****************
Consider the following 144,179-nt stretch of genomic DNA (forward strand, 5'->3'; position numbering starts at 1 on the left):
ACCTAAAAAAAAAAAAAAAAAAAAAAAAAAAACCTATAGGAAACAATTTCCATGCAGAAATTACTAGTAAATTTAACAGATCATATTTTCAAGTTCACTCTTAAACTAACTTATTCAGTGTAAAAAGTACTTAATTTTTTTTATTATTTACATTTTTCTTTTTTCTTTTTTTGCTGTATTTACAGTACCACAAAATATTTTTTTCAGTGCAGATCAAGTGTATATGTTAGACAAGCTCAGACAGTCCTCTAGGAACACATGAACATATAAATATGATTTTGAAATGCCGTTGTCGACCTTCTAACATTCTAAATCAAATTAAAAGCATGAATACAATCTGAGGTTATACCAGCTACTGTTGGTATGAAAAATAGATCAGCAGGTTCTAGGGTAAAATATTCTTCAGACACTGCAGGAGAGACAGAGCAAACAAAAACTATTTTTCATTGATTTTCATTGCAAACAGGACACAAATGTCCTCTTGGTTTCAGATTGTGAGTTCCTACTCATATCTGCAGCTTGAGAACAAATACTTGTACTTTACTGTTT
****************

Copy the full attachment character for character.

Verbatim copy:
Consider the following 144,179-nt stretch of genomic DNA (forward strand, 5'->3'; position numbering starts at 1 on the left):
ACCTAAAAAAAAAAAAAAAAAAAAAAAAAAAACCTATAGGAAACAATTTCCATGCAGAAATTACTAGTAAATTTAACAGATCATATTTTCAAGTTCACTCTTAAACTAACTTATTCAGTGTAAAAAGTACTTAATTTTTTTTATTATTTACATTTTTCTTTTTTCTTTTTTTGCTGTATTTACAGTACCACAAAATATTTTTTTCAGTGCAGATCAAGTGTATATGTTAGACAAGCTCAGACAGTCCTCTAGGAACACATGAACATATAAATATGATTTTGAAATGCCGTTGTCGACCTTCTAACATTCTAAATCAAATTAAAAGCATGAATACAATCTGAGGTTATACCAGCTACTGTTGGTATGAAAAATAGATCAGCAGGTTCTAGGGTAAAATATTCTTCAGACACTGCAGGAGAGACAGAGCAAACAAAAACTATTTTTCATTGATTTTCATTGCAAACAGGACACAAATGTCCTCTTGGTTTCAGATTGTGAGTTCCTACTCATATCTGCAGCTTGAGAACAAATACTTGTACTTTACTGTTT